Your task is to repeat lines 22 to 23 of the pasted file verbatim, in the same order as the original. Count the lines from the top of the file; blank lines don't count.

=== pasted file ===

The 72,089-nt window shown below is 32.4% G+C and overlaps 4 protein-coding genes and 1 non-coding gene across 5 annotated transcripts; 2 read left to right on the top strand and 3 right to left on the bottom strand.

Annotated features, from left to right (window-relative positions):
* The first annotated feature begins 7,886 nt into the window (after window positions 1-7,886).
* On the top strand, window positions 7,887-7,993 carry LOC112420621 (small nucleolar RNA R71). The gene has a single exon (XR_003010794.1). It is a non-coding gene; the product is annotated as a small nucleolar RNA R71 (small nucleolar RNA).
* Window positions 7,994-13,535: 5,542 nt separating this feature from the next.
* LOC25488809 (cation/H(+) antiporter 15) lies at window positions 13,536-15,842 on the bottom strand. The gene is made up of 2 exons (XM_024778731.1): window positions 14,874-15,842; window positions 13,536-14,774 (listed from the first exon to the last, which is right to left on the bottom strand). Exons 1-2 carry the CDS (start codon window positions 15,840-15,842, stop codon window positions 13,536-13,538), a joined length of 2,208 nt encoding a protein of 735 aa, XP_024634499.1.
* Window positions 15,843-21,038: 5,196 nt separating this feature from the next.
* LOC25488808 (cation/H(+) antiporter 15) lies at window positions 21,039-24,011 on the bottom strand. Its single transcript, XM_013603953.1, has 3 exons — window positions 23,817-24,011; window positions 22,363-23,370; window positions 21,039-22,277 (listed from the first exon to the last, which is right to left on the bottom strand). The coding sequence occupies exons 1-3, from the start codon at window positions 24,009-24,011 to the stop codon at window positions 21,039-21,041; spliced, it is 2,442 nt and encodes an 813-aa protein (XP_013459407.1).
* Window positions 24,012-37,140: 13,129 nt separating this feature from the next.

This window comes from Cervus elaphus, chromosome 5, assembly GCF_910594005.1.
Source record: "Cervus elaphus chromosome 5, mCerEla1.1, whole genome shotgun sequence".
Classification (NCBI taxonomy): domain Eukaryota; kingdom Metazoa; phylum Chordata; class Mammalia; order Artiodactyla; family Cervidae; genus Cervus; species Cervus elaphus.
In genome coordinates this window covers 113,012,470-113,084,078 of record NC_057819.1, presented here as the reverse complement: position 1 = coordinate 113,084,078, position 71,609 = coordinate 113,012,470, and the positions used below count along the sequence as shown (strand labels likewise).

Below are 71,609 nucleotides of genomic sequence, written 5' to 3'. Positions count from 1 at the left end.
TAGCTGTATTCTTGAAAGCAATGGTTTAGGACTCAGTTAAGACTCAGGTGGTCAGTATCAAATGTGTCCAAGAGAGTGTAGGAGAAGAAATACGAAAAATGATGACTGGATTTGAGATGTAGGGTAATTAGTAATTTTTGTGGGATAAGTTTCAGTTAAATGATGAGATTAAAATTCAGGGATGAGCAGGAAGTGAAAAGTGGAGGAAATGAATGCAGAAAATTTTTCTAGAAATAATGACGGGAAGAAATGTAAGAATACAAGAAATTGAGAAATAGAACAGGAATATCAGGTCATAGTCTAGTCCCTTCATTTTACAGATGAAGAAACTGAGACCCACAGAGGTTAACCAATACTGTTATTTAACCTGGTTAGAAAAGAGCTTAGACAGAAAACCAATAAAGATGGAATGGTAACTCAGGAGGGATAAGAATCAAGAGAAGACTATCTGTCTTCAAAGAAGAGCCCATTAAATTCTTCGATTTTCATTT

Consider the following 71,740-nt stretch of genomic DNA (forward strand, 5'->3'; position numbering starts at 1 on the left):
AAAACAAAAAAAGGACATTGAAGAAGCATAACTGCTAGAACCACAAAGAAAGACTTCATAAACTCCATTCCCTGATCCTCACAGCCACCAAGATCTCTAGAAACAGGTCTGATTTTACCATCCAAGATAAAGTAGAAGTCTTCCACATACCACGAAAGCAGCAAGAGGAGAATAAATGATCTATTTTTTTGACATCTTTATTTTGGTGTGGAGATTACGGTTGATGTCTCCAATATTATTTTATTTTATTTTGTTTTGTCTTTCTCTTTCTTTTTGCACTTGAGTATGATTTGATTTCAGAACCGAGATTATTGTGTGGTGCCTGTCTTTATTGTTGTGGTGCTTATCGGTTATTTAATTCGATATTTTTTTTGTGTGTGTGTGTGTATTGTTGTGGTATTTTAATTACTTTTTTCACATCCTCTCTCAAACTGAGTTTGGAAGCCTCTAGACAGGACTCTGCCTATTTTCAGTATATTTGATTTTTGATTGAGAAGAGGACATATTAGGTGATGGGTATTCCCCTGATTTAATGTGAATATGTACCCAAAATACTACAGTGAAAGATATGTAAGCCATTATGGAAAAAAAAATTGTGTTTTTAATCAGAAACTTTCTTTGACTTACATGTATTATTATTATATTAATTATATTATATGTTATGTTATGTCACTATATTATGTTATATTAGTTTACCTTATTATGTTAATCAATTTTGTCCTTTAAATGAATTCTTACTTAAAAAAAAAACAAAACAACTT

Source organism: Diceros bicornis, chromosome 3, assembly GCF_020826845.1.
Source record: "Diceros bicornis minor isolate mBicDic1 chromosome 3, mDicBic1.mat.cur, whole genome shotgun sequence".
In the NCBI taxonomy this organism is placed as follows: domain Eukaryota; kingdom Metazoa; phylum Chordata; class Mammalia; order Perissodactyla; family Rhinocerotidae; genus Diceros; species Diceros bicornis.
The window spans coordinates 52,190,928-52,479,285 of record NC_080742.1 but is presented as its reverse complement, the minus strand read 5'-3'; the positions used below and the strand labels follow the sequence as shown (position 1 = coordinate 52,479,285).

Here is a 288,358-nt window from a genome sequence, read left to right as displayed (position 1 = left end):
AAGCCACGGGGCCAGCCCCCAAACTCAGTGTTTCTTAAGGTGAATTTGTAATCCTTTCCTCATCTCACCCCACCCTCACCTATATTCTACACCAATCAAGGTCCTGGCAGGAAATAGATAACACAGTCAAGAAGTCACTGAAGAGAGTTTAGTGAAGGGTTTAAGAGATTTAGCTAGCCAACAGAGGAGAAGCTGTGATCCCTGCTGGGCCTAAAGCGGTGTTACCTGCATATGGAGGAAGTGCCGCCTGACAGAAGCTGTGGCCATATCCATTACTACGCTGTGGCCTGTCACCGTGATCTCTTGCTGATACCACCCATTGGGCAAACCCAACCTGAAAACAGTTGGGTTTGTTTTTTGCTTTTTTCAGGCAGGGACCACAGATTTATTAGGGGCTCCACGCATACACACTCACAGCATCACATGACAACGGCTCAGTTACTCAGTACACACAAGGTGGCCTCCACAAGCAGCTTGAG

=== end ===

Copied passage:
Here is a 288,358-nt window from a genome sequence, read left to right as displayed (position 1 = left end):
AAGCCACGGGGCCAGCCCCCAAACTCAGTGTTTCTTAAGGTGAATTTGTAATCCTTTCCTCATCTCACCCCACCCTCACCTATATTCTACACCAATCAAGGTCCTGGCAGGAAATAGATAACACAGTCAAGAAGTCACTGAAGAGAGTTTAGTGAAGGGTTTAAGAGATTTAGCTAGCCAACAGAGGAGAAGCTGTGATCCCTGCTGGGCCTAAAGCGGTGTTACCTGCATATGGAGGAAGTGCCGCCTGACAGAAGCTGTGGCCATATCCATTACTACGCTGTGGCCTGTCACCGTGATCTCTTGCTGATACCACCCATTGGGCAAACCCAACCTGAAAACAGTTGGGTTTGTTTTTTGCTTTTTTCAGGCAGGGACCACAGATTTATTAGGGGCTCCACGCATACACACTCACAGCATCACATGACAACGGCTCAGTTACTCAGTACACACAAGGTGGCCTCCACAAGCAGCTTGAG